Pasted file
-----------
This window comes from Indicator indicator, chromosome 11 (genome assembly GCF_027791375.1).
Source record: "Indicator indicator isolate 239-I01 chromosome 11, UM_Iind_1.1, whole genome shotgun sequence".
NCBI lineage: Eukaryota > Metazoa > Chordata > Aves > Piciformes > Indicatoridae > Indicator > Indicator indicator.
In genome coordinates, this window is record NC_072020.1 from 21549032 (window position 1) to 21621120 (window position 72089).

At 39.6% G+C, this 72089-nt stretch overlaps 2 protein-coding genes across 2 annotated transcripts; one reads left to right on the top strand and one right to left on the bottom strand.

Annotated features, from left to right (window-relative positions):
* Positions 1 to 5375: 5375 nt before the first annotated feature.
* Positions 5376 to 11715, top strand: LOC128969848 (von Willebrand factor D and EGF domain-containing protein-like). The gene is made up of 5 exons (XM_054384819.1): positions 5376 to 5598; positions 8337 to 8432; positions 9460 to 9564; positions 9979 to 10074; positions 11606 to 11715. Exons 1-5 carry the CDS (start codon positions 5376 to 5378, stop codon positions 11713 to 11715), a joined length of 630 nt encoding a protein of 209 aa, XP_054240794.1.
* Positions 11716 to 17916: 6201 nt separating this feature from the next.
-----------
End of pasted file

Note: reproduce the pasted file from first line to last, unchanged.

This window comes from Indicator indicator, chromosome 11 (genome assembly GCF_027791375.1).
Source record: "Indicator indicator isolate 239-I01 chromosome 11, UM_Iind_1.1, whole genome shotgun sequence".
NCBI lineage: Eukaryota > Metazoa > Chordata > Aves > Piciformes > Indicatoridae > Indicator > Indicator indicator.
In genome coordinates, this window is record NC_072020.1 from 21549032 (window position 1) to 21621120 (window position 72089).

At 39.6% G+C, this 72089-nt stretch overlaps 2 protein-coding genes across 2 annotated transcripts; one reads left to right on the top strand and one right to left on the bottom strand.

Annotated features, from left to right (window-relative positions):
* Positions 1 to 5375: 5375 nt before the first annotated feature.
* Positions 5376 to 11715, top strand: LOC128969848 (von Willebrand factor D and EGF domain-containing protein-like). The gene is made up of 5 exons (XM_054384819.1): positions 5376 to 5598; positions 8337 to 8432; positions 9460 to 9564; positions 9979 to 10074; positions 11606 to 11715. Exons 1-5 carry the CDS (start codon positions 5376 to 5378, stop codon positions 11713 to 11715), a joined length of 630 nt encoding a protein of 209 aa, XP_054240794.1.
* Positions 11716 to 17916: 6201 nt separating this feature from the next.